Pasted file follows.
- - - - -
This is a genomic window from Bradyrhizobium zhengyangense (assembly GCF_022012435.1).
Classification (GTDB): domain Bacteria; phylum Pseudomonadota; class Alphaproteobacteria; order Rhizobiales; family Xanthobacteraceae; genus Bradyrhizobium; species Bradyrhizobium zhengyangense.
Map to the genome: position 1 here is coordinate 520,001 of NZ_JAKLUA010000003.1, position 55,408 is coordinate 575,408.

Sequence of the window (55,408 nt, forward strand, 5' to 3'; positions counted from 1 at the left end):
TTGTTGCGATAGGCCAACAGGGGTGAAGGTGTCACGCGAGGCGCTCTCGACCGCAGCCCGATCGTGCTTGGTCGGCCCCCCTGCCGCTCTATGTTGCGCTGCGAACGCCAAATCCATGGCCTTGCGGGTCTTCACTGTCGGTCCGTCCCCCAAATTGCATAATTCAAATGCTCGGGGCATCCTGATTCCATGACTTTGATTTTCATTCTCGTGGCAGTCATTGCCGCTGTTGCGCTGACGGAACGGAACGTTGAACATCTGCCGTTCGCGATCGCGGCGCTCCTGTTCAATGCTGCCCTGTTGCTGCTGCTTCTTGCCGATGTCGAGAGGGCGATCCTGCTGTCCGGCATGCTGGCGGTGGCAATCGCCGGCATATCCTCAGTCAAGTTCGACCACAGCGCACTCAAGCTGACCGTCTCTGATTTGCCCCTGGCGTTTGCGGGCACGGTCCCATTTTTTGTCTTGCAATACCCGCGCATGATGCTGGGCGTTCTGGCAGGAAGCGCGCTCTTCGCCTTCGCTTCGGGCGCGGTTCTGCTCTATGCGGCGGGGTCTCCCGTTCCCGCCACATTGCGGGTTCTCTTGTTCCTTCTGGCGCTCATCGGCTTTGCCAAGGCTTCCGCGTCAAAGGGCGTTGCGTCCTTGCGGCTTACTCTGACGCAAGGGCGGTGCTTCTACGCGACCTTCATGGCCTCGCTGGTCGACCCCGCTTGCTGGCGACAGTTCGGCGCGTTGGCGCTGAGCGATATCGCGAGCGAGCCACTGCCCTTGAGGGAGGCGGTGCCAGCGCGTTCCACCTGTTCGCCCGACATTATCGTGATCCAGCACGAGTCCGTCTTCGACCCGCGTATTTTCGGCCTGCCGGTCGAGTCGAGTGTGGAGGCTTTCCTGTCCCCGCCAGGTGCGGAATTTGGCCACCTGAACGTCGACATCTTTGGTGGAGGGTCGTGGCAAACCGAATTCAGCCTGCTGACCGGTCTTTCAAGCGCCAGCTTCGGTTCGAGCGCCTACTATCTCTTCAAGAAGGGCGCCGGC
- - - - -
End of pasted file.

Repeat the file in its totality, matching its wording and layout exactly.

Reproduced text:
This is a genomic window from Bradyrhizobium zhengyangense (assembly GCF_022012435.1).
Classification (GTDB): domain Bacteria; phylum Pseudomonadota; class Alphaproteobacteria; order Rhizobiales; family Xanthobacteraceae; genus Bradyrhizobium; species Bradyrhizobium zhengyangense.
Map to the genome: position 1 here is coordinate 520,001 of NZ_JAKLUA010000003.1, position 55,408 is coordinate 575,408.

Sequence of the window (55,408 nt, forward strand, 5' to 3'; positions counted from 1 at the left end):
TTGTTGCGATAGGCCAACAGGGGTGAAGGTGTCACGCGAGGCGCTCTCGACCGCAGCCCGATCGTGCTTGGTCGGCCCCCCTGCCGCTCTATGTTGCGCTGCGAACGCCAAATCCATGGCCTTGCGGGTCTTCACTGTCGGTCCGTCCCCCAAATTGCATAATTCAAATGCTCGGGGCATCCTGATTCCATGACTTTGATTTTCATTCTCGTGGCAGTCATTGCCGCTGTTGCGCTGACGGAACGGAACGTTGAACATCTGCCGTTCGCGATCGCGGCGCTCCTGTTCAATGCTGCCCTGTTGCTGCTGCTTCTTGCCGATGTCGAGAGGGCGATCCTGCTGTCCGGCATGCTGGCGGTGGCAATCGCCGGCATATCCTCAGTCAAGTTCGACCACAGCGCACTCAAGCTGACCGTCTCTGATTTGCCCCTGGCGTTTGCGGGCACGGTCCCATTTTTTGTCTTGCAATACCCGCGCATGATGCTGGGCGTTCTGGCAGGAAGCGCGCTCTTCGCCTTCGCTTCGGGCGCGGTTCTGCTCTATGCGGCGGGGTCTCCCGTTCCCGCCACATTGCGGGTTCTCTTGTTCCTTCTGGCGCTCATCGGCTTTGCCAAGGCTTCCGCGTCAAAGGGCGTTGCGTCCTTGCGGCTTACTCTGACGCAAGGGCGGTGCTTCTACGCGACCTTCATGGCCTCGCTGGTCGACCCCGCTTGCTGGCGACAGTTCGGCGCGTTGGCGCTGAGCGATATCGCGAGCGAGCCACTGCCCTTGAGGGAGGCGGTGCCAGCGCGTTCCACCTGTTCGCCCGACATTATCGTGATCCAGCACGAGTCCGTCTTCGACCCGCGTATTTTCGGCCTGCCGGTCGAGTCGAGTGTGGAGGCTTTCCTGTCCCCGCCAGGTGCGGAATTTGGCCACCTGAACGTCGACATCTTTGGTGGAGGGTCGTGGCAAACCGAATTCAGCCTGCTGACCGGTCTTTCAAGCGCCAGCTTCGGTTCGAGCGCCTACTATCTCTTCAAGAAGGGCGCCGGC